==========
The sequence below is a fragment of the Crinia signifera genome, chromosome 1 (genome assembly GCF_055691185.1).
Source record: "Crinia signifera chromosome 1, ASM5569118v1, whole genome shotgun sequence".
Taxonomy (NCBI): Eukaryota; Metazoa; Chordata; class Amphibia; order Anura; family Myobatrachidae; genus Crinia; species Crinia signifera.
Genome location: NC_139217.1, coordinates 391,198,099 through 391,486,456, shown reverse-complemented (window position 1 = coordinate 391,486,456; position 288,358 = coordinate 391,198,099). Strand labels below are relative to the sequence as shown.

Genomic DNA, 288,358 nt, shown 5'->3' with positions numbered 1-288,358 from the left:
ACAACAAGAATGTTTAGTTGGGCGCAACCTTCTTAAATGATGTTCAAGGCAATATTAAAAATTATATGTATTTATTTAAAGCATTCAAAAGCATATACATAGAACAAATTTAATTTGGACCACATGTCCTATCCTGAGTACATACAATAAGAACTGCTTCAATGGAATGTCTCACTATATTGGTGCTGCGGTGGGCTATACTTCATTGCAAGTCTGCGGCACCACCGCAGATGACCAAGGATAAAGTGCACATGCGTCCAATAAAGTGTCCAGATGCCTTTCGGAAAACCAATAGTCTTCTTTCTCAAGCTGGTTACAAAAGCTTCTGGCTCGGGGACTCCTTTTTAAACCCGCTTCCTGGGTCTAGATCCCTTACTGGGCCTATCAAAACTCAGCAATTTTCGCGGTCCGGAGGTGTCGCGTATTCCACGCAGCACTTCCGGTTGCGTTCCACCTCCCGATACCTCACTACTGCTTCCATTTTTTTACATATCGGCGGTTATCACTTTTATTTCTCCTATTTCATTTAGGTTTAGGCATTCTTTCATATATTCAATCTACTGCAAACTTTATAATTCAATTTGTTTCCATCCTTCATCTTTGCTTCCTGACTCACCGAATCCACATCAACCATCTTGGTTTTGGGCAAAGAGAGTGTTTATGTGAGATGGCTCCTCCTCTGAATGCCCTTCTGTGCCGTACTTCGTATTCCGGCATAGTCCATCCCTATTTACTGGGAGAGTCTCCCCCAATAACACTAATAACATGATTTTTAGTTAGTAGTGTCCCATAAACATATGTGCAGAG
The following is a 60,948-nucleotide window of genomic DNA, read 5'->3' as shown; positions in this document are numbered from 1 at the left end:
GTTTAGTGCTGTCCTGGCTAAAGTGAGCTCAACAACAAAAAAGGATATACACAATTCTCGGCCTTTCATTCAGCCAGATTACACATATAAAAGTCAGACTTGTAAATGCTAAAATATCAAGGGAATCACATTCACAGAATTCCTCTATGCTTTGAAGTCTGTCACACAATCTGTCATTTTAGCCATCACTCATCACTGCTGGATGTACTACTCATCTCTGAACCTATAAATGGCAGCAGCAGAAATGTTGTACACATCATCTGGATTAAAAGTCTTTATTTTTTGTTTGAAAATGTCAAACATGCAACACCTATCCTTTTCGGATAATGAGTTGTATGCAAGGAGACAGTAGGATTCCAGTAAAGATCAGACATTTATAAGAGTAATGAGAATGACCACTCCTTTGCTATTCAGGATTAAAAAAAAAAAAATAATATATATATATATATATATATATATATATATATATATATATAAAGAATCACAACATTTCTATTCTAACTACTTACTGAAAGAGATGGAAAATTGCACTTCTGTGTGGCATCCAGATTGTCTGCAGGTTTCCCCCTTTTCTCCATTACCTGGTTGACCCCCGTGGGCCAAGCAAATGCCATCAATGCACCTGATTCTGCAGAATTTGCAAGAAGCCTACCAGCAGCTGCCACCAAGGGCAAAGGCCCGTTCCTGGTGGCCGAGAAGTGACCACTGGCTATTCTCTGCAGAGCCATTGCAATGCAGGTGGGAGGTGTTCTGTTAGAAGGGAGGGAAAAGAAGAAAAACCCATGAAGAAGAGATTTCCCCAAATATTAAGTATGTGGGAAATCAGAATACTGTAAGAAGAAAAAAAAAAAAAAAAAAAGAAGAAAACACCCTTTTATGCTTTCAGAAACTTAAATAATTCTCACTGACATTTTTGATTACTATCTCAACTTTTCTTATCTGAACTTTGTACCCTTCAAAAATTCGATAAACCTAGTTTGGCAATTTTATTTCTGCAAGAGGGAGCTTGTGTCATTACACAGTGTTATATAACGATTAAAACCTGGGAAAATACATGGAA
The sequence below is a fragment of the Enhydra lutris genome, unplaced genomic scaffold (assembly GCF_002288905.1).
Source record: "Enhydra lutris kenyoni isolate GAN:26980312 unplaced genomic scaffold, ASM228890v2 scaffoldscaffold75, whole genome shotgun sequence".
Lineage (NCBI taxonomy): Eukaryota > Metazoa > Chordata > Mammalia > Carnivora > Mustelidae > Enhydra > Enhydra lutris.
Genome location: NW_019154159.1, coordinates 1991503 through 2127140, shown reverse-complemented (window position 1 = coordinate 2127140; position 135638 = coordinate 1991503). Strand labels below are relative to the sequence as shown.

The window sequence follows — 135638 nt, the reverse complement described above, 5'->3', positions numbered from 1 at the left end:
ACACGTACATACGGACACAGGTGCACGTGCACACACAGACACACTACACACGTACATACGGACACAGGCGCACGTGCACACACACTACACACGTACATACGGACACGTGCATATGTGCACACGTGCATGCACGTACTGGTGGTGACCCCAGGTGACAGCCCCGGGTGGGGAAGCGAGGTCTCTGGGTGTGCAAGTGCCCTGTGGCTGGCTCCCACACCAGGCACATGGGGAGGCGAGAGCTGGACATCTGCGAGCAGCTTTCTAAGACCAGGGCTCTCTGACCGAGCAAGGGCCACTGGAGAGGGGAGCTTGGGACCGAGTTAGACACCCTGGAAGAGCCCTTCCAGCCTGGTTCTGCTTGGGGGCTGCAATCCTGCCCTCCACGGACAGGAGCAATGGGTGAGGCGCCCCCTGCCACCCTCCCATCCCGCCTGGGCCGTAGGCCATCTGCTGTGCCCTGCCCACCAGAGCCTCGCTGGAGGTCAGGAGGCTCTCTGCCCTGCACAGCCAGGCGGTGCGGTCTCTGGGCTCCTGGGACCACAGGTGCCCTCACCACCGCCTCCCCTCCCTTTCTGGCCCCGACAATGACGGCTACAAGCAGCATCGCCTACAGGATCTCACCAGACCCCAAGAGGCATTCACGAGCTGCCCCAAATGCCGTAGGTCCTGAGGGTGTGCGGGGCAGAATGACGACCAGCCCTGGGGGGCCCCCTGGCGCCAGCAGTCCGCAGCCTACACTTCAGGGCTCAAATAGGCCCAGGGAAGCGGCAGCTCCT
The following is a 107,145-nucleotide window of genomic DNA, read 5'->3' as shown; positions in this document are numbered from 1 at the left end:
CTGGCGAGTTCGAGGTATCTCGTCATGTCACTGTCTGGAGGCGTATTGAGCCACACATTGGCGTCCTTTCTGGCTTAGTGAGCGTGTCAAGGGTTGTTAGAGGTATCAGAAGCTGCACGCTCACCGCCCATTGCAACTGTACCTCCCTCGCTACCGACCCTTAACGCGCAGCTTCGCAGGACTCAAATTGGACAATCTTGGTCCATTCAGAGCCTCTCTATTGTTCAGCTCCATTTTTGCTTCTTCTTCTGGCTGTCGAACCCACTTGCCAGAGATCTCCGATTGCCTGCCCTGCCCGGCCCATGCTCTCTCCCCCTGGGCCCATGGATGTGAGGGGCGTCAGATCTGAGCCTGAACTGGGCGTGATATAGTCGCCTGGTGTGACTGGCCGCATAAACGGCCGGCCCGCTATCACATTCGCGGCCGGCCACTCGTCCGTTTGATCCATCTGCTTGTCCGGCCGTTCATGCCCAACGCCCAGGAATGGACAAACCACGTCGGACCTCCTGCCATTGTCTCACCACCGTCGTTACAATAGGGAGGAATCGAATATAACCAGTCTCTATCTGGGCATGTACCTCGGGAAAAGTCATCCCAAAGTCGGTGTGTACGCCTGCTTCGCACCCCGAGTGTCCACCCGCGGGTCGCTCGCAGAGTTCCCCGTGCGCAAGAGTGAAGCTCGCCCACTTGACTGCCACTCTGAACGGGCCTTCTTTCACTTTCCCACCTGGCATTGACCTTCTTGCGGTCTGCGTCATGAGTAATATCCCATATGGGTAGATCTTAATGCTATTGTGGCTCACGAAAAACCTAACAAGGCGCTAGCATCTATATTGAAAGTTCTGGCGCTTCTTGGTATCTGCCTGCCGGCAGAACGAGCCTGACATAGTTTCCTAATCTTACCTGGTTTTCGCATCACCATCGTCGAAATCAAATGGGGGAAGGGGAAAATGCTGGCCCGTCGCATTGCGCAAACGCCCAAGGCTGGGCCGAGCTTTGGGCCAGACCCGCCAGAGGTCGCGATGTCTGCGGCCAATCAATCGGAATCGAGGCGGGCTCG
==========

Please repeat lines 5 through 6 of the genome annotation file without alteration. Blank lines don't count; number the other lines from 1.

Genomic DNA, 288,358 nt, shown 5'->3' with positions numbered 1-288,358 from the left:
ACAACAAGAATGTTTAGTTGGGCGCAACCTTCTTAAATGATGTTCAAGGCAATATTAAAAATTATATGTATTTATTTAAAGCATTCAAAAGCATATACATAGAACAAATTTAATTTGGACCACATGTCCTATCCTGAGTACATACAATAAGAACTGCTTCAATGGAATGTCTCACTATATTGGTGCTGCGGTGGGCTATACTTCATTGCAAGTCTGCGGCACCACCGCAGATGACCAAGGATAAAGTGCACATGCGTCCAATAAAGTGTCCAGATGCCTTTCGGAAAACCAATAGTCTTCTTTCTCAAGCTGGTTACAAAAGCTTCTGGCTCGGGGACTCCTTTTTAAACCCGCTTCCTGGGTCTAGATCCCTTACTGGGCCTATCAAAACTCAGCAATTTTCGCGGTCCGGAGGTGTCGCGTATTCCACGCAGCACTTCCGGTTGCGTTCCACCTCCCGATACCTCACTACTGCTTCCATTTTTTTACATATCGGCGGTTATCACTTTTATTTCTCCTATTTCATTTAGGTTTAGGCATTCTTTCATATATTCAATCTACTGCAAACTTTATAATTCAATTTGTTTCCATCCTTCATCTTTGCTTCCTGACTCACCGAATCCACATCAACCATCTTGGTTTTGGGCAAAGAGAGTGTTTATGTGAGATGGCTCCTCCTCTGAATGCCCTTCTGTGCCGTACTTCGTATTCCGGCATAGTCCATCCCTATTTACTGGGAGAGTCTCCCCCAATAACACTAATAACATGATTTTTAGTTAGTAGTGTCCCATAAACATATGTGCAGAG